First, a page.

Africa-Press – Lesotho. A faction of the divided All Basotho Convention (ABC) this week launched an assault on an Appeal Court order that allowed its rivals to contest last February’s disputed internal party polls, as it ratcheted up pressure on its reeling opponents.
The old National Executive Committee (NEC) – dubbed the Thabane faction by the media – wants the Appeal Court to review and set aside its decision that ousted clause 5 (e) of the party’s constitution.
In court papers filed on Wednesday, the ABC has asked the Appeal Court to review its February declaration of the clause ultra vires the country’s constitution – the supreme law of the land.
The Apex Court in February nullified clause 5 (e) of the ABC constitution, ruling that it contravened section 26 of the Lesotho Constitution which guarantees citizens’ rights to equality and justice.
The February ruling was precipitated by the ABC Koro Constituency’s appeal of a judgment by Acting Chief Justice ’Maseforo Mahase, dismissing the constituency’s petition that the court cancels and sets aside NEC’s decision to disqualify embattled deputy leader, Professor Nqosa from contesting the party’s NEC elections.
The constituency, in its prayers, also challenged the constitutionality of clause 5 (e) of the ABC constitution. According to the clause, party members who sue the ABC automatically expel themselves from the party but Koro Koro constituents who were backing Mahao challenged the constitutionality of the clause.
Justices Kananelo Mosito, Moses Chinengo and Petros Damaseb agreed with the Koro Koro constituency. The party’s old NEC now wants the court to review its decision on the impugned clause in the second of two cases it has mounted this week following last week’s order by Justice Mahase, nullifying the ABC elective conference at which Prof Mahao was elected.
The order which has drawn sustained criticism from Mahao’s camp and some members of the legal fraternity also declared the old NEC the interim NEC for a year.
Now smelling blood after last week’s court victory, the interim NEC is today (Friday) expected to ask the High Court to bar Mahao and his colleagues from holding rallies under the aegis of the ABC. The interim NEC also wants the court to compel the police to stop issuing permits to the Mahao camp to host rallies under the banner of the ABC.
The interim NEC secretary general, Samonyane Ntsekele, is the applicant in both cases while Mahao, his faction’s chairperson Samuel Rapapa, secretary general Lebohang Hlaele, spokesperson Montoeli Masoetsa, deputy spokesperson ’Matebatso Doti, Commissioner of Police Holomo Molibeli, minister of police Tefo Mapesela, minister of local government and Attorney General Haae Phoofolo are respondents.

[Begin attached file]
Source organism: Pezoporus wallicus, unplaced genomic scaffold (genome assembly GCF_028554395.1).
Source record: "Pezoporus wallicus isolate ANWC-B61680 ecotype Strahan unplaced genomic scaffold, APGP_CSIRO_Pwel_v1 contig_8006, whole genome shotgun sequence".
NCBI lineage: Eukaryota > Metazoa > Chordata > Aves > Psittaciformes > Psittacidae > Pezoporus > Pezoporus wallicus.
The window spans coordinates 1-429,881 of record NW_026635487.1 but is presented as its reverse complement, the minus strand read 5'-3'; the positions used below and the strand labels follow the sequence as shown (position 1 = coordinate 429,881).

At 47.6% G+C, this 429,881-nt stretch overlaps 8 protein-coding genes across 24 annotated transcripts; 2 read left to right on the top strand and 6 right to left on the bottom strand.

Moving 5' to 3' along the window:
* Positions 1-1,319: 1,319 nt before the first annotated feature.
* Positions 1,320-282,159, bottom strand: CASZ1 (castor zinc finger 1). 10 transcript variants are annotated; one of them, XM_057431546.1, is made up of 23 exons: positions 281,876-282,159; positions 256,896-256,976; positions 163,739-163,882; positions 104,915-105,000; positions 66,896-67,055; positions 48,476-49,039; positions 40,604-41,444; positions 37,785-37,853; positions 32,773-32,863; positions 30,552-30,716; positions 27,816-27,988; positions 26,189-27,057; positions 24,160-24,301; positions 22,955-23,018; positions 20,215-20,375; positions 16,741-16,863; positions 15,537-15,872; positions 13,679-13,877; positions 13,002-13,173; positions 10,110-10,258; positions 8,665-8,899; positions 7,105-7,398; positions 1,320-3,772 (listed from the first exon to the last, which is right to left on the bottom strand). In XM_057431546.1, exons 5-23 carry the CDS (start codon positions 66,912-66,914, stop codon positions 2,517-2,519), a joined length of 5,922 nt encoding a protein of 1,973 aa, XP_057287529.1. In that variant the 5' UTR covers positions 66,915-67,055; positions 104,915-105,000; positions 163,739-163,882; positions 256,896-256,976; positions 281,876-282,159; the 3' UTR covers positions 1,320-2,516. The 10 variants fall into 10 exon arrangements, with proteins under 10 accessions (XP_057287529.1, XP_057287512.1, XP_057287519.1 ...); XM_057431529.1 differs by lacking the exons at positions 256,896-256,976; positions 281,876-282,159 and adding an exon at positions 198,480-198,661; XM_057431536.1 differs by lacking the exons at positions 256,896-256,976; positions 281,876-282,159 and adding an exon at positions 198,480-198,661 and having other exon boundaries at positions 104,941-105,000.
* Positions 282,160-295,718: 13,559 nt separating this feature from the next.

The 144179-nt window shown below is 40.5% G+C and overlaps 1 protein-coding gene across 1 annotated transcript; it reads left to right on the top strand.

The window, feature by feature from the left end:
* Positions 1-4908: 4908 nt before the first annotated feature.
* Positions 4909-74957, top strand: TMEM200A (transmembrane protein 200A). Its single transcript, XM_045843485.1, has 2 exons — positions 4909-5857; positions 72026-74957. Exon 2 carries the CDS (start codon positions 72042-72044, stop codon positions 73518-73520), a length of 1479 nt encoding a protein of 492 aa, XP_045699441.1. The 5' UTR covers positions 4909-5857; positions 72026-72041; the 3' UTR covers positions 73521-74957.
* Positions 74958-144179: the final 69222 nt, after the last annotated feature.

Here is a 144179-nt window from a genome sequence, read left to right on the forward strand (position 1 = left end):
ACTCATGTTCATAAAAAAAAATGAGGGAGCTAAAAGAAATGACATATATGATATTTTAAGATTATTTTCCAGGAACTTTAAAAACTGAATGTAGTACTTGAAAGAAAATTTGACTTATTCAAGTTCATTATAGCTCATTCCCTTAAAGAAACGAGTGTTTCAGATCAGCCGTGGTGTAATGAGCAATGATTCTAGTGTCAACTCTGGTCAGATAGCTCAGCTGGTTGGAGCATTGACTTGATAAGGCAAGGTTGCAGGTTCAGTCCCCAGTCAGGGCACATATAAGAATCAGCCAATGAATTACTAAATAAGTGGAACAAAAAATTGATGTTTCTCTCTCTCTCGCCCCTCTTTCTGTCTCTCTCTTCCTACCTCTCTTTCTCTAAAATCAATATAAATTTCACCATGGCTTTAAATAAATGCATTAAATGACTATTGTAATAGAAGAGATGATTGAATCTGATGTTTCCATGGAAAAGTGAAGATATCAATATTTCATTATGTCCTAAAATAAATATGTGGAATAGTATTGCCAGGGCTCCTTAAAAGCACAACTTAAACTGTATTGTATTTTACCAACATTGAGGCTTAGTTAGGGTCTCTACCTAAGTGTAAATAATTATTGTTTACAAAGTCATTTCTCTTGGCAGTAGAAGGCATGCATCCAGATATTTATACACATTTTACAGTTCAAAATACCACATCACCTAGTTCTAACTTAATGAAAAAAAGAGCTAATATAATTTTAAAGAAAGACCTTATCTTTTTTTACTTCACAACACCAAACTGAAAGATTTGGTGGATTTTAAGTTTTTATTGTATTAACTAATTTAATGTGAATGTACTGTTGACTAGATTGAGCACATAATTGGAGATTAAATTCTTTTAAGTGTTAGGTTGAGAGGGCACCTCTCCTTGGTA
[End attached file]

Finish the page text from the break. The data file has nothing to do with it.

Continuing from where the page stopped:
In the clause 5 case, Ntsekele is arguing that the court made two different decisions on the same matter and should thereby review its decision. It is also ABC’s case that the Apex Court was not entitled to assume that the constitutionality or otherwise of clause 5 (e) of the ABC constitution was or was not presented before the High Court exercising its constitutional jurisdiction for determination as it had directed in its earlier decision.
The Koro Koro constituency’s appeal was before the Apex Court in two separate instances, both challenging the constitutionality of clause 5. In the first instance, the court upheld a point that the constitutionality of the clause can only be decided by the High Court sitting as the Constitutional Court.
In the second instance, the court declared the clause unconstitutional. According to Ntsekele, the Appeal Court ought not to have decided on the issue that was raised for the first time at the appeal stage.
He said the issue died when the Appeal Court in the first instance upheld the High Court decision to the effect that the proper court to determine the issue was the Constitutional Court.
“As a matter of emphasis, I respectfully submit that it was fundamentally irregular for this Honourable Court to entertain the issue when it re-surfaced during the second appeal, without the issue having been heard and determined by the High Court exercising its constitutional jurisdiction,” he said.
Ntsekele contends that in entertaining the second appeal, the court had denied the ABC access to a judicial process which entails the right of access to the court of first instance and to have a dispute determined by that court before being deliberated by the appellate court.
“I am cognisant of the provisions of section 129 (1) (b) of the Constitution of Lesotho which provide that an appeal shall lie as of right to the Court of Appeal from the final decisions of the High Court under section 22 of the constitution.
“In the present matter, the High Court made no final decision on the constitutional validity or otherwise of clause 5 (e) of the ABC constitution,” he adds.